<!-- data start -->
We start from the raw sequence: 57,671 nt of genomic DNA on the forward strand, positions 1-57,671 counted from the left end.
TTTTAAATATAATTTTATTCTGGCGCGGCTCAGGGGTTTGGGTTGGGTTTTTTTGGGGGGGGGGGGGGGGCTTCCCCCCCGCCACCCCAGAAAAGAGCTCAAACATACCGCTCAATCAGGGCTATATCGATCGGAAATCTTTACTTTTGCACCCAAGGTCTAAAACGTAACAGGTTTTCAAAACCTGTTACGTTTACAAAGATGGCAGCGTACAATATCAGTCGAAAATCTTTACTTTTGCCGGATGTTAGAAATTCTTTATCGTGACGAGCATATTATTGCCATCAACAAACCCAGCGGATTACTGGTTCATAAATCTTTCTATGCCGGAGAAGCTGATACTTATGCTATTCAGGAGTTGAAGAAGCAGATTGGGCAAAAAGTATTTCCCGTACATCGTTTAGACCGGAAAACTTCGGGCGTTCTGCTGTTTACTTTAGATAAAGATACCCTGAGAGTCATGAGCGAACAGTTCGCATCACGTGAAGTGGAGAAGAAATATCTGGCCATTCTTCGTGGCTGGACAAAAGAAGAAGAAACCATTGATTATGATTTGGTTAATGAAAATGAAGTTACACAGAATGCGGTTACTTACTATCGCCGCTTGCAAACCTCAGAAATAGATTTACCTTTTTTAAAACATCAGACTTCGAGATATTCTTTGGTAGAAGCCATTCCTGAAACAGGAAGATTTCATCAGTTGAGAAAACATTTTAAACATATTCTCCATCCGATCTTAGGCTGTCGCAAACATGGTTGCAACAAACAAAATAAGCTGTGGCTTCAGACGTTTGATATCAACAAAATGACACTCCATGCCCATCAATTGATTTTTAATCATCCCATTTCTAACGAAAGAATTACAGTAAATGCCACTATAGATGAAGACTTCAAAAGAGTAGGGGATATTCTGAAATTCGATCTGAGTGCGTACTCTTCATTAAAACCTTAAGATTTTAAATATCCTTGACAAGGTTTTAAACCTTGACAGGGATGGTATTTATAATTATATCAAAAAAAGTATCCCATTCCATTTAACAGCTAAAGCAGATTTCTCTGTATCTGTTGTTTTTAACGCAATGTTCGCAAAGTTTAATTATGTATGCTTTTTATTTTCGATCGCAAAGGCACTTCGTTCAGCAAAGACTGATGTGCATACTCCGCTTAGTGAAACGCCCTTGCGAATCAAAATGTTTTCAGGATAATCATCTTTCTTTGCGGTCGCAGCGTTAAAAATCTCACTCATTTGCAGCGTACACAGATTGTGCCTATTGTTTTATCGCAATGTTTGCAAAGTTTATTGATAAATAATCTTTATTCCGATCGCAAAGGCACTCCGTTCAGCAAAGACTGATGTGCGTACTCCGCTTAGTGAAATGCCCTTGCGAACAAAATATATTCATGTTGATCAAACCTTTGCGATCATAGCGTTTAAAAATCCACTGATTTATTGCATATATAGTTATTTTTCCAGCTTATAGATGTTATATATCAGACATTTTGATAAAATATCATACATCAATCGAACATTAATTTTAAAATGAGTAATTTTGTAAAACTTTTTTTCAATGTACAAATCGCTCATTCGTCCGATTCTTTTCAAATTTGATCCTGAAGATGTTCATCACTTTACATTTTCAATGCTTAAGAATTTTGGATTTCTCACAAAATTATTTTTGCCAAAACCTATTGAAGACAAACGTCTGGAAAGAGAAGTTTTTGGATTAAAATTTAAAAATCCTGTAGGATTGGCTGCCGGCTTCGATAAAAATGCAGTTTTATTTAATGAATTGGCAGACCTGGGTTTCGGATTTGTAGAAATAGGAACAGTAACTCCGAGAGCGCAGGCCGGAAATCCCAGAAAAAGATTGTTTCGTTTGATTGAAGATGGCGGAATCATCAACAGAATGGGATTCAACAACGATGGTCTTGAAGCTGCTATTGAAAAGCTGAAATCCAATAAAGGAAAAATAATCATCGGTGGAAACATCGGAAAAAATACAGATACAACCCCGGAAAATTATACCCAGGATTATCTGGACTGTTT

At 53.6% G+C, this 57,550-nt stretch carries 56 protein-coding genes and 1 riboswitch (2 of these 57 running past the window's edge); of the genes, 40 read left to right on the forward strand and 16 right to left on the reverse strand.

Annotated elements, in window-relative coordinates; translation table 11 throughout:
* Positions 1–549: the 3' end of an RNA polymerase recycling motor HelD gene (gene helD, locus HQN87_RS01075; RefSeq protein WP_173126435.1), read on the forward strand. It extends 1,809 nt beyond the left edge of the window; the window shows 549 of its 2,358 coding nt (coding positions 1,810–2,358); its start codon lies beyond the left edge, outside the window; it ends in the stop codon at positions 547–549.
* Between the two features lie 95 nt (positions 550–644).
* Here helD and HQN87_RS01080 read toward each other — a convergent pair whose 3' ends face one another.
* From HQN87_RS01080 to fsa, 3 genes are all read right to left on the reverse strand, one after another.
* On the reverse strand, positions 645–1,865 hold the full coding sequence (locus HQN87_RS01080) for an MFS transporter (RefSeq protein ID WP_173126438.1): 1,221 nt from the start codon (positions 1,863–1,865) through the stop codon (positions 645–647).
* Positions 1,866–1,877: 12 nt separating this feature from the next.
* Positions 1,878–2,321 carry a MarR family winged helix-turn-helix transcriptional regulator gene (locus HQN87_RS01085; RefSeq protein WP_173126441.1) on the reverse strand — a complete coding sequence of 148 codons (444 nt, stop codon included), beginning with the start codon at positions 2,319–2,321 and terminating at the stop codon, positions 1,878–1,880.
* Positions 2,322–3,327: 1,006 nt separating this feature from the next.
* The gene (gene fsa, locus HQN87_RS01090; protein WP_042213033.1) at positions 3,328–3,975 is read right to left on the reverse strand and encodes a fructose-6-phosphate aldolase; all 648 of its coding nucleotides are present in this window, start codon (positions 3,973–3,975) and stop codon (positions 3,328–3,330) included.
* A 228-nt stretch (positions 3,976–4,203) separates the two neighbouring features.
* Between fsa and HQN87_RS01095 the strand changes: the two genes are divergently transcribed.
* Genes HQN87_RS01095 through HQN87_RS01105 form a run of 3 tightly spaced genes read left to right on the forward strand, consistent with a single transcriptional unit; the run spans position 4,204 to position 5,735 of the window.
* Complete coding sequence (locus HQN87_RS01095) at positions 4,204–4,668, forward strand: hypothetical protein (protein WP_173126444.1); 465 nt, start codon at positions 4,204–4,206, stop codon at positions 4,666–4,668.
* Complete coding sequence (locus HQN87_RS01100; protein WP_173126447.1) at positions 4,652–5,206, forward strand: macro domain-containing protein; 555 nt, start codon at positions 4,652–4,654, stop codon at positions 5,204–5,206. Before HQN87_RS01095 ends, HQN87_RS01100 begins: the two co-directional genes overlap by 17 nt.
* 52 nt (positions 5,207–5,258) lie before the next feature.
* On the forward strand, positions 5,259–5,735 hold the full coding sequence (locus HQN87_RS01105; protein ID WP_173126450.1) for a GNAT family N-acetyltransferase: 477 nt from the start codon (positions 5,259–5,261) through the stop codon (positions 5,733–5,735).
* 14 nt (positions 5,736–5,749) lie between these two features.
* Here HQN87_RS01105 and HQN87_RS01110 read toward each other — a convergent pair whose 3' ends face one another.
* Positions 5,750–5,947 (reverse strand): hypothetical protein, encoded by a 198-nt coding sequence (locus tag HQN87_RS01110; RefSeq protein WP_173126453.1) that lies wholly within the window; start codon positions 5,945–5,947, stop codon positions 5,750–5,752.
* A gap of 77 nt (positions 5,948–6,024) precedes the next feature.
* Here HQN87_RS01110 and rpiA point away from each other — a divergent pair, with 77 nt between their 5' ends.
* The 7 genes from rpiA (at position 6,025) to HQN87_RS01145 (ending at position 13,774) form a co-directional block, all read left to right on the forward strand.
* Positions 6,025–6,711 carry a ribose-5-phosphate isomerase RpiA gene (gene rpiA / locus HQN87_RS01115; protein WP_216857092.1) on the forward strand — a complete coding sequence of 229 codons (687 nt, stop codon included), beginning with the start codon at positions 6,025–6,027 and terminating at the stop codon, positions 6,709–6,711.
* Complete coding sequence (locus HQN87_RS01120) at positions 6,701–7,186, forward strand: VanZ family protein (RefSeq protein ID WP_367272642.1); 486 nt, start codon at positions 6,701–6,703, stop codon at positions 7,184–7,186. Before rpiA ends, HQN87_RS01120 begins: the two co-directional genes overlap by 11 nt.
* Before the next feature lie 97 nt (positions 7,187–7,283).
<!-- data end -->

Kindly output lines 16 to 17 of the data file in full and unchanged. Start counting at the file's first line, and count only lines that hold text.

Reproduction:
* Genes HQN87_RS01095 through HQN87_RS01105 form a run of 3 tightly spaced genes read left to right on the forward strand, consistent with a single transcriptional unit; the run spans position 4,204 to position 5,735 of the window.
* Complete coding sequence (locus HQN87_RS01095) at positions 4,204–4,668, forward strand: hypothetical protein (protein WP_173126444.1); 465 nt, start codon at positions 4,204–4,206, stop codon at positions 4,666–4,668.